The art - and science - of the perfectly puffy pizza pie

July 16, 2021

I’m pretty excited about the Ava’s Pizzeria and Wine Bar that will soon debut in the old Jakes Seafood space in downtown Rehoboth Beach. Owner Chris Agharabi shares that excitement, but for an entirely different reason: His pizza joints are named after his daughter. So he can’t help but pay special attention to his soon-to-be-three Ava’s restaurants.

Let’s face it: When it comes to beach resorts, pizza is one of the four basic food groups. It’s everywhere! Deck ovens. Conveyor ovens. Wood-fired ovens, gas-assist ovens - or a combination of both. Out of all the various cooking methods, the wood-fired oven (with or without gas-assist) is the most cantankerous. Expert pizzaioli know that controlling the behavior of the devices is both an art and a science if they’re going to coax consistently puffy pies out of the beast. As humidity and outside temperatures vary, they have to make allowances for the behavior of the yeast, the dough and even the cheese.

The huge oven at Ava’s is no different. That spot at the corner of N. First St. and Baltimore Avenue is one of the largest downtown restaurant spaces. So, Chris travelled to Washington state to personally oversee the construction of an oven that could produce upwards of 75 pies every half hour. It is so big that they had to knock a hole in the side of the building to crane the behemoth inside. Leave it to Chris to turn adversity into opportunity: That opening will become a semi-outdoor dining area.

Obviously, open-flame pizza-making has become a thing around here. Touch of Italy. Crust & Craft. DiFebo’s Market in Bethany. DaNizza Wood Fired Pizza (in a truck, yet!) at Revelation Craft Brewery in Rehoboth. Mancini’s in Fenwick. Dogfish Head in Rehoboth. Mr. P’s Pizzeria in Lewes. They all are distinguished by the light, crispy crust and the delightfully charred bubbles that rise up in response to the open flames.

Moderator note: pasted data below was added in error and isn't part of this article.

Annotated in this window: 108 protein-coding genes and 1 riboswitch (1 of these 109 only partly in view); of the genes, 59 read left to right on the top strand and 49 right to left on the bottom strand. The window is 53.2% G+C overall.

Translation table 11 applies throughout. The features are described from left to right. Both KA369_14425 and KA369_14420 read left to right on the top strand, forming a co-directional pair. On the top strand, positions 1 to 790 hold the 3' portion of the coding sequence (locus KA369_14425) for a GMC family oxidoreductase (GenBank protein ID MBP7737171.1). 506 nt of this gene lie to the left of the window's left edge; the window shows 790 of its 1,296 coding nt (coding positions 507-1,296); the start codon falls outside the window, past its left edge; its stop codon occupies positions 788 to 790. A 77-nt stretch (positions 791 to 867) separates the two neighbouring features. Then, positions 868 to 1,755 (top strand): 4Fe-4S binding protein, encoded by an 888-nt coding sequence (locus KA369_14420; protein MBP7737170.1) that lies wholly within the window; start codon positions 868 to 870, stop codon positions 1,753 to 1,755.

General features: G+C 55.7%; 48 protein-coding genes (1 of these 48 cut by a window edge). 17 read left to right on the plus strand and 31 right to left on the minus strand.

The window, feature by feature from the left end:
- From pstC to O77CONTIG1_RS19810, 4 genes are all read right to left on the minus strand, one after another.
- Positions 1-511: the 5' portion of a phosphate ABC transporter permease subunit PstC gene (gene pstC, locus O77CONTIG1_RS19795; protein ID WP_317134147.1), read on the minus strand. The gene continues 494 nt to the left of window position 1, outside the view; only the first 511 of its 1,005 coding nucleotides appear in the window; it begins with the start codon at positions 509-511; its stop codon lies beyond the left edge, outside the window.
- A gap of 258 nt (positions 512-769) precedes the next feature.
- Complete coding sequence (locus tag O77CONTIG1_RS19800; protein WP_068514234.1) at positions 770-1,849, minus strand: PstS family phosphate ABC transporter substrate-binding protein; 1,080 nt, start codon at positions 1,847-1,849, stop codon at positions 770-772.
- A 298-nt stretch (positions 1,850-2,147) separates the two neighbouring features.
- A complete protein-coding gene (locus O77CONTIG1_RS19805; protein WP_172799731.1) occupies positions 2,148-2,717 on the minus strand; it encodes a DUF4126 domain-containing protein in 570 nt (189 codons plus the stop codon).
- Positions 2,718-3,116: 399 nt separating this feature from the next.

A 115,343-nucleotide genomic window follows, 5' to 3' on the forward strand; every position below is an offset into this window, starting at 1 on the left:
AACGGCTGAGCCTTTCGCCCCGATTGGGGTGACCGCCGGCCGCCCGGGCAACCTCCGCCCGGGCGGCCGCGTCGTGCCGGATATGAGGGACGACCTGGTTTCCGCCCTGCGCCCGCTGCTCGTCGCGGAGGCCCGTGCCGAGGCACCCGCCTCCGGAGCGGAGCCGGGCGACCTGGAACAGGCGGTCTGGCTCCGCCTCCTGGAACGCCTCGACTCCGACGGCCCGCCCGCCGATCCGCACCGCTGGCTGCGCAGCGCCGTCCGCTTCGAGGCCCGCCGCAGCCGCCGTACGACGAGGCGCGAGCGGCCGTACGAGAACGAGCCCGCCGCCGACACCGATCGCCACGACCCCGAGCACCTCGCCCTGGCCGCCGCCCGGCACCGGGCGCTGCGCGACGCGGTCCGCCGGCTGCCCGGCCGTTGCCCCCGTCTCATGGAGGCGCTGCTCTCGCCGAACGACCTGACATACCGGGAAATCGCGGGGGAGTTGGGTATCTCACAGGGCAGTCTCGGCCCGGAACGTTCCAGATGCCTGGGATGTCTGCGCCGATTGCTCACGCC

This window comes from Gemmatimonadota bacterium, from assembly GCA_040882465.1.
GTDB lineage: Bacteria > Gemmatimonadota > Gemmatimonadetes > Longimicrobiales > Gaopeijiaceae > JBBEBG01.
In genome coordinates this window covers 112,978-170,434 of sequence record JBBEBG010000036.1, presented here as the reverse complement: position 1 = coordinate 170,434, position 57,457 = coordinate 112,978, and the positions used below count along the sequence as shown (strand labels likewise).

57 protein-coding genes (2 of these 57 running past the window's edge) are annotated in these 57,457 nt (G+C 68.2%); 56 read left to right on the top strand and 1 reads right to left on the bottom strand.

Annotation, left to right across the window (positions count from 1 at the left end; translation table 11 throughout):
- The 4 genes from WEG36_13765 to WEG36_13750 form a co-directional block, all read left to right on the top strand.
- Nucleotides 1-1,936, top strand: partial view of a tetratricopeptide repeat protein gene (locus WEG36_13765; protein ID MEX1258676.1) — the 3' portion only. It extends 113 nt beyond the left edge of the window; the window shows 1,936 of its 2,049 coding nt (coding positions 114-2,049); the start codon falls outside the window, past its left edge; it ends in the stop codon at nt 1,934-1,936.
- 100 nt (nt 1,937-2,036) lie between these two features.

Shortly after I started writing about food and restaurants here at the beach, Lewes friends insisted I try the wood-oven pizza at an unassuming little storefront on Kings Highway. Turns out that Mr. P’s owner Rick Thomas had managed Il Forno Pizzeria in Bethesda, Md. for the late founder, John Perrin. It was waddling distance from my most recent eatery, and I would occasionally escape for a slice. Or two. In all probability, it was he who wielded the pizza cutter for that barbecue sauce-splattered guy (me). Small world, huh?

Rick attended Frostburg State College. He majored in wildlife management (this alone qualifies him to run a restaurant at the beach). His fraternity buddy’s dad, John Perrin, gave him a job at Il Forno Pizzeria in Gaithersburg, Md. Rick washed dishes, ran the register and bussed tables. The bug had bitten: “I loved the restaurant lifestyle, and I preferred talking to people rather than animals.” Rick became manager of the Bethesda Il Forno, and eventually purchased the Gaithersburg location. In 1998 he sold his share to the fraternity brother whose dad had given him his first job.

In 2000, Mr. Perrin sold the restaurants and moved to Lewes to open Mr. P’s. Health problems arose, and he asked Rick to take over. Fast-forward a bit, and in January 2011, Rick became the sole owner. Sadly, in November 2012, the venerable Mr. Perrin moved on to that great pizzeria in the sky.

Rick’s hulking Ambrogi oven is handcrafted in Milan, Italy. It works its magic by concentrating up to 1,000 degrees from the oak logs directly onto the lava-stone cooking surface. The top of the chamber is domed so the hot rock radiates directly onto the pies. The exhaust is at the front of the oven door so cold air doesn’t interfere with the cooking process.

Rick and his consistently friendly crew at Mr. P’s are still turning out great pies and happy guests. Rick responds by funneling some of his profits into the local Lewes community. He donates pizzas to churches, schools, kids’ sports teams, fire departments … “You have to give to get a little,” smiles Thomas.

Like barbecue and many ethnic foods, pizza is a regional phenomenon that varies in shape, size and even construction. All of our pizza joints around here have their own militant followers. John Perrin’s legacy is still the great-granddaddy of open-flame pies here in the Cape Region, and lines of loyal customers still pay tribute to that addictive crunch.

Slice sightings at the beach are at an all-time high this year, so whether it’s Ava’s, Touch of Italy, Mr. P’s or one of our many other purveyors of pie, get out there and enjoy your preferred pizza.

  • So many restaurants, so little time! Food writer Bob Yesbek gives readers a sneak peek behind the scenes, exposing the inner workings of the local culinary industry, from the farm to the table and everything in between. He can be reached at

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